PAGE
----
But, it is also possible that the ball was secreted behind the walls deliberately. Mary’s childhood years at Stirling Castle were turbulent ones. Her mother moved her from Linlithgow Palace, where she was born in December 1542, to Stirling Castle in July 1743, after renouncing the Treaty of Greenwich – by which Mary was betrothed to Edward VI of England. Mary resided at Stirling until she was moved again, in 1547, to Inchmahome Priory for her safety, and then to France in 1548 as the prospective bride of the dauphin.
During her early years at Stirling Castle, Scotland was subjected to successive attacks by Henry VIII in what has become known as the ‘Rough Wooing’.  While Mary most likely did not understand the political causes of this warfare, the anxiety and fear that such conflict evoked in those around her might have impacted on her behaviour. It is not hard to imagine, in the midst of such confusion and instability, a young child hiding her most loved possessions in a nook or cranny she found in her bedroom walls as a form of safekeeping.
Alternatively, it was not uncommon for Scots to place material objects in the walls of a house as a form of protection from supernatural forces. James VI (1566–1625), Mary’s son, is well known to have been particularly superstitious about witches. He authored a treatise, Daemonologie, on the subject in 1597, and a number of scratchings have been discovered at Stirling castle where he also spent his childhood.
In addition to graffiti in the plaster of a window in the Prince’s tower, two protective witch marks have been located: a conjoined ‘AMV’ (for Ave Maria Virginus) on the great outer door of the royal palace, and an incised marigold on the inner face of his closet door.  Given James’ penchant for superstition, it is perhaps possible that the location of the ball behind a wall speaks to a reappropriation of the object and emotions of fear.
However the ball came to be lodged behind the wall, the occupation of the castle by two of Scotland’s most well-known monarchs adds a layer of modern fascination to speculative emotional narratives surrounding the history of the football. When you view the football in full 3D rotation, does it make you feel amused, or joyful? Can you imagine it being used to ward off evil?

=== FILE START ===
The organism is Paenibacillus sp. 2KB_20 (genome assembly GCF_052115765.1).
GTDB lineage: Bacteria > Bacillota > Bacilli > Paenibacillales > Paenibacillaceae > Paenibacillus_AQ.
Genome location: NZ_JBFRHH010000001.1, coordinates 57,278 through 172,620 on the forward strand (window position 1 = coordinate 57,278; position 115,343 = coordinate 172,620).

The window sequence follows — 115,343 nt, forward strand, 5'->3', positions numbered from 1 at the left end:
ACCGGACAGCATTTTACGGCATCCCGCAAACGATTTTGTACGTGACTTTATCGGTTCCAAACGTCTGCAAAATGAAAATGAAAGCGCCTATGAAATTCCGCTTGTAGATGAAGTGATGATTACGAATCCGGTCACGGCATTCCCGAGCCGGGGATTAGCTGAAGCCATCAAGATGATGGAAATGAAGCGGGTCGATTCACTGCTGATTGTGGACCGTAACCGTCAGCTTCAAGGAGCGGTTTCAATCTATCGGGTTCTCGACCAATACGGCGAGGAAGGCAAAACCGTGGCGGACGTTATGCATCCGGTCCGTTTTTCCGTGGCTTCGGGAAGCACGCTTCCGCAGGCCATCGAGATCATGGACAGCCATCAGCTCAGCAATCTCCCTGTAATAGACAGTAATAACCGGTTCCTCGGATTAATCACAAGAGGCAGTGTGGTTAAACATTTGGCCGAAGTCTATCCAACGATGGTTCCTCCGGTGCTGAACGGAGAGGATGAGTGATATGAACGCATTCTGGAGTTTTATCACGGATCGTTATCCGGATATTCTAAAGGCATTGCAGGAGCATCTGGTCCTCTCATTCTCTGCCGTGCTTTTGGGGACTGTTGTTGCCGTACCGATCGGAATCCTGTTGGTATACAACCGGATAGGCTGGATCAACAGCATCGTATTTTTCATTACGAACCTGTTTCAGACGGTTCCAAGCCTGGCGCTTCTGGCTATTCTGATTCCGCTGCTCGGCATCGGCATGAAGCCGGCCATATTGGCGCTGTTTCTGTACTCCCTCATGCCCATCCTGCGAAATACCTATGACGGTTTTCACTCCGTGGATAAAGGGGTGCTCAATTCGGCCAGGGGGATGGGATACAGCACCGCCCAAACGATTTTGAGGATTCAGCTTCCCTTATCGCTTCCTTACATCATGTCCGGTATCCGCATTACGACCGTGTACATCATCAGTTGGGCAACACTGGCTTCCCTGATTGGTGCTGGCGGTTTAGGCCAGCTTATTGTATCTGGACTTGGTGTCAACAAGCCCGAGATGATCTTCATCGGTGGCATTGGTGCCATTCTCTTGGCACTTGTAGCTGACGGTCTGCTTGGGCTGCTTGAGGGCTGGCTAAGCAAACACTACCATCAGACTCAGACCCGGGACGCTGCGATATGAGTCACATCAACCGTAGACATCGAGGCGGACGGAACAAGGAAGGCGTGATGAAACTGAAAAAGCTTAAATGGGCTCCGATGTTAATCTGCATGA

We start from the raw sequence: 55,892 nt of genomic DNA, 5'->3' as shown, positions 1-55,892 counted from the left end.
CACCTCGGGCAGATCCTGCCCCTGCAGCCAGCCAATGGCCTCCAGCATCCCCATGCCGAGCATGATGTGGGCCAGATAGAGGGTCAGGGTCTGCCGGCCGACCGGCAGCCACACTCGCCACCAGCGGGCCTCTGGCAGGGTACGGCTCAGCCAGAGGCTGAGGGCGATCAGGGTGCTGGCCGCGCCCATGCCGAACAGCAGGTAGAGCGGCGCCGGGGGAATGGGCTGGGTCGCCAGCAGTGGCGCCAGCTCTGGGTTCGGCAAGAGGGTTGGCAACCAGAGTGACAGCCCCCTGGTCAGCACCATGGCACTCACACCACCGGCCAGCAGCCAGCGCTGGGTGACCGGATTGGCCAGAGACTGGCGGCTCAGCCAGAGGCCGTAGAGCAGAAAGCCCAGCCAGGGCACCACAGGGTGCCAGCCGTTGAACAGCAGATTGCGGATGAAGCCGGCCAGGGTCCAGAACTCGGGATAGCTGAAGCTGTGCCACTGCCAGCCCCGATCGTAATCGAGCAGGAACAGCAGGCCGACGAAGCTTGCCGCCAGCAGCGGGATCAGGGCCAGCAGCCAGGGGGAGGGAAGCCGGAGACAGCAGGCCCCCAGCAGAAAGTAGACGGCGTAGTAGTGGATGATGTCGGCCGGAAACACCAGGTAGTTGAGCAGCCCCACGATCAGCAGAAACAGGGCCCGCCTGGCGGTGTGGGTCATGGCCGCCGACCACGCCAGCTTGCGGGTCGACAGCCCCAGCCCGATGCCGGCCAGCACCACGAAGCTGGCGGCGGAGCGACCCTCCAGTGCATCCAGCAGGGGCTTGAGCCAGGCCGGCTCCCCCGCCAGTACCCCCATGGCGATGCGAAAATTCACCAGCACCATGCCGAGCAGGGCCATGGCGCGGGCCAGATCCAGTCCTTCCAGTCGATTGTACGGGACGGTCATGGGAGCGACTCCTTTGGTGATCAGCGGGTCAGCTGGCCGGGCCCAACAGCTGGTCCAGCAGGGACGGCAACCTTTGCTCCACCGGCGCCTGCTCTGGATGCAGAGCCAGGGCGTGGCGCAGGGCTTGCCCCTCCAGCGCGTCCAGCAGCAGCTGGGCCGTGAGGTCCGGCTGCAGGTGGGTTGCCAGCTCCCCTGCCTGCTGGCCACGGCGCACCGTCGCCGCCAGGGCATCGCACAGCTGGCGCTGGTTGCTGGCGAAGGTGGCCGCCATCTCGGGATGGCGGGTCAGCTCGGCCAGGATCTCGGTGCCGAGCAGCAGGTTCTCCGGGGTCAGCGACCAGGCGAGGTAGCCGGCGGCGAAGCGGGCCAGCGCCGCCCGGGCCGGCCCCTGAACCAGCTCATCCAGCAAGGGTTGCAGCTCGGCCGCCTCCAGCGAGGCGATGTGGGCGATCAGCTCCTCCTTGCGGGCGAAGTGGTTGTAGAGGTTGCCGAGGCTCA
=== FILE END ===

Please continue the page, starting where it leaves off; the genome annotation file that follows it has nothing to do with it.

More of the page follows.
About the author
Joanne McEwan is a Research Assistant with the ARC Centre of Excellence for the History of Emotions (Europe, 1100-1800), based at The University of Western Australia. Her research interests focus on crime, gender, family and emotional attachments in early modern Britain. Joanne’s publications include Accommodating Poverty: The Housing and Living Arrangements of the English Poor, c. 1600-1850 (Palgrave Macmillan, 2010), which she edited with Pamela Sharpe, and Performing Emotions in Early Europe (Brepols, forthcoming), which she edited with Anne Scott and Philippa Maddern.
 See, for example, Gavin Kitching, ‘The Origins of Football: History, Ideology and the Making of “The People’s Game”’, History Workshop Journal 79 (2015): 127–153; Edward Royle, Modern Britain: A Social History, 1750–1985 (London, 1987), 258–59.
 Edward Royle, Modern Britain: A Social History, 1750–1985 (London: Edward Arnold, 1987), pp. 258–59.
 On some of these variations, see R.W. Malcolmson, Popular Recreations in English Society, 1700–1850 (Cambridge, 1873), 34–40.
 Letter from Sir Francis Knollys to Lord Burghley, 15 June 1568. Printed in John Daniel Leader, Mary Queen of Scots in Captivity: A Narrative of Events from January, 1569, to December, 1584, Whilst George Earl of Shrewsbury was Guardian to the Scottish Queen (London, 1880), no. 7.
 See Historic Scotland, Stirling Castle Palace: Archaeological and Historical Research, 2008: http://sparc.scran.ac.uk/home/thePalace/thePalace.html